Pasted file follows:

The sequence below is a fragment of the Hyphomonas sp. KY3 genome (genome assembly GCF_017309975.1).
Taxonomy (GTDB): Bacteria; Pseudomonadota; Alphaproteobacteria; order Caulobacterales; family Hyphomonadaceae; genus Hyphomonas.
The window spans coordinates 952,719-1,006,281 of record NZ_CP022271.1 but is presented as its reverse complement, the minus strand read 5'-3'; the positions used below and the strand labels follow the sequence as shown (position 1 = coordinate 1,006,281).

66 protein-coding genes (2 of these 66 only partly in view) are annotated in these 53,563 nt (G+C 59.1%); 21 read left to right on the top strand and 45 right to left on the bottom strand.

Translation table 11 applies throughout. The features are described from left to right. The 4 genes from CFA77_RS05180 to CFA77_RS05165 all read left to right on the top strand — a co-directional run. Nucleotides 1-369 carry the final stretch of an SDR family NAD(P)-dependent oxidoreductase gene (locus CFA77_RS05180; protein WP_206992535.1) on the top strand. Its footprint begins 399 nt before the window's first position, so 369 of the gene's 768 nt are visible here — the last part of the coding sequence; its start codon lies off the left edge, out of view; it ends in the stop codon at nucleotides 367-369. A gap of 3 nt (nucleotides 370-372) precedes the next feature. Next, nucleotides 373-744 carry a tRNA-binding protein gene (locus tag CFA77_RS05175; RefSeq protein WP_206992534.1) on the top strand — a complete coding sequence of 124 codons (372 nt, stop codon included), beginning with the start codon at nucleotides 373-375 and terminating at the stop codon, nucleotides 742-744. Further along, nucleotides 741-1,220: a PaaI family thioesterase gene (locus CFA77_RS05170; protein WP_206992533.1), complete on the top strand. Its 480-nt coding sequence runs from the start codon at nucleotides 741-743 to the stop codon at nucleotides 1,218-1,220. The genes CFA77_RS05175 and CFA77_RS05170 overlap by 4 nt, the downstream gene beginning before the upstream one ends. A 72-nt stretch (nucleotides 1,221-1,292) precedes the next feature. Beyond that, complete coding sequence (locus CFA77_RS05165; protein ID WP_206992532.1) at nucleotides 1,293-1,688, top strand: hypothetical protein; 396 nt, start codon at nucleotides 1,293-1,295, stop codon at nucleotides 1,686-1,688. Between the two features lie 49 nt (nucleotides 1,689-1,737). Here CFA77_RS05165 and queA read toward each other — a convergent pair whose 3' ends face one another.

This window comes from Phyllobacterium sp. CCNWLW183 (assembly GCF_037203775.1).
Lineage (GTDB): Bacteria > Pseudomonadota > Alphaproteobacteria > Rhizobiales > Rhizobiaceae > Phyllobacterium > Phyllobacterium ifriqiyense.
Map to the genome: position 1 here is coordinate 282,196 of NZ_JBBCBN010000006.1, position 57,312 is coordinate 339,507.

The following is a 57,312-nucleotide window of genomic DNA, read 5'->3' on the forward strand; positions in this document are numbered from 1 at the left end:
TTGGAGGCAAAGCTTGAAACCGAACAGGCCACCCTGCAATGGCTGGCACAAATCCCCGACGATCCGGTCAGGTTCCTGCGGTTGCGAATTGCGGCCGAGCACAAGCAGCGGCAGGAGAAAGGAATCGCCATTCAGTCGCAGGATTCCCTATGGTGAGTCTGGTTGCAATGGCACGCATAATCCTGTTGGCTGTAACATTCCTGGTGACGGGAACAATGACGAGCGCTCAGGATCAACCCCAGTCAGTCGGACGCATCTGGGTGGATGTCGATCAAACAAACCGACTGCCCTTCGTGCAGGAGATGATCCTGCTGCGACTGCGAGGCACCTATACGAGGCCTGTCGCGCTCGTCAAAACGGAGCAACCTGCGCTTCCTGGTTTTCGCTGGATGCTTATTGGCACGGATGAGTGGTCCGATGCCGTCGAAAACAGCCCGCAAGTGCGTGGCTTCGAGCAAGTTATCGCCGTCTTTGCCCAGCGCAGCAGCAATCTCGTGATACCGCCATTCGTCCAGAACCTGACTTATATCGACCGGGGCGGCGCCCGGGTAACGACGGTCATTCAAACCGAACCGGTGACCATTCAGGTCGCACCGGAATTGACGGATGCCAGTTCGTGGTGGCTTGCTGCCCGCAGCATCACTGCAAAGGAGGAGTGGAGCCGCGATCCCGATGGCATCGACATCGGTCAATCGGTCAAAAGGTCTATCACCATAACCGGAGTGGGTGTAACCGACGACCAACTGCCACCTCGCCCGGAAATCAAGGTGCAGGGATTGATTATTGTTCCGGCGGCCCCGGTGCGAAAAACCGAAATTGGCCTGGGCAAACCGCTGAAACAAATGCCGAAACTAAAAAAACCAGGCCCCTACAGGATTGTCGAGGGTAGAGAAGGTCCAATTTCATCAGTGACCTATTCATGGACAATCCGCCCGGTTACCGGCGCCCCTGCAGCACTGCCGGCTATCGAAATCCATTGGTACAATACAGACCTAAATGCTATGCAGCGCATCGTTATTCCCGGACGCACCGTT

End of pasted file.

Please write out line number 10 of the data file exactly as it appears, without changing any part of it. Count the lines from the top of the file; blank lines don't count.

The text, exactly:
TTGGAGGCAAAGCTTGAAACCGAACAGGCCACCCTGCAATGGCTGGCACAAATCCCCGACGATCCGGTCAGGTTCCTGCGGTTGCGAATTGCGGCCGAGCACAAGCAGCGGCAGGAGAAAGGAATCGCCATTCAGTCGCAGGATTCCCTATGGTGAGTCTGGTTGCAATGGCACGCATAATCCTGTTGGCTGTAACATTCCTGGTGACGGGAACAATGACGAGCGCTCAGGATCAACCCCAGTCAGTCGGACGCATCTGGGTGGATGTCGATCAAACAAACCGACTGCCCTTCGTGCAGGAGATGATCCTGCTGCGACTGCGAGGCACCTATACGAGGCCTGTCGCGCTCGTCAAAACGGAGCAACCTGCGCTTCCTGGTTTTCGCTGGATGCTTATTGGCACGGATGAGTGGTCCGATGCCGTCGAAAACAGCCCGCAAGTGCGTGGCTTCGAGCAAGTTATCGCCGTCTTTGCCCAGCGCAGCAGCAATCTCGTGATACCGCCATTCGTCCAGAACCTGACTTATATCGACCGGGGCGGCGCCCGGGTAACGACGGTCATTCAAACCGAACCGGTGACCATTCAGGTCGCACCGGAATTGACGGATGCCAGTTCGTGGTGGCTTGCTGCCCGCAGCATCACTGCAAAGGAGGAGTGGAGCCGCGATCCCGATGGCATCGACATCGGTCAATCGGTCAAAAGGTCTATCACCATAACCGGAGTGGGTGTAACCGACGACCAACTGCCACCTCGCCCGGAAATCAAGGTGCAGGGATTGATTATTGTTCCGGCGGCCCCGGTGCGAAAAACCGAAATTGGCCTGGGCAAACCGCTGAAACAAATGCCGAAACTAAAAAAACCAGGCCCCTACAGGATTGTCGAGGGTAGAGAAGGTCCAATTTCATCAGTGACCTATTCATGGACAATCCGCCCGGTTACCGGCGCCCCTGCAGCACTGCCGGCTATCGAAATCCATTGGTACAATACAGACCTAAATGCTATGCAGCGCATCGTTATTCCCGGACGCACCGTT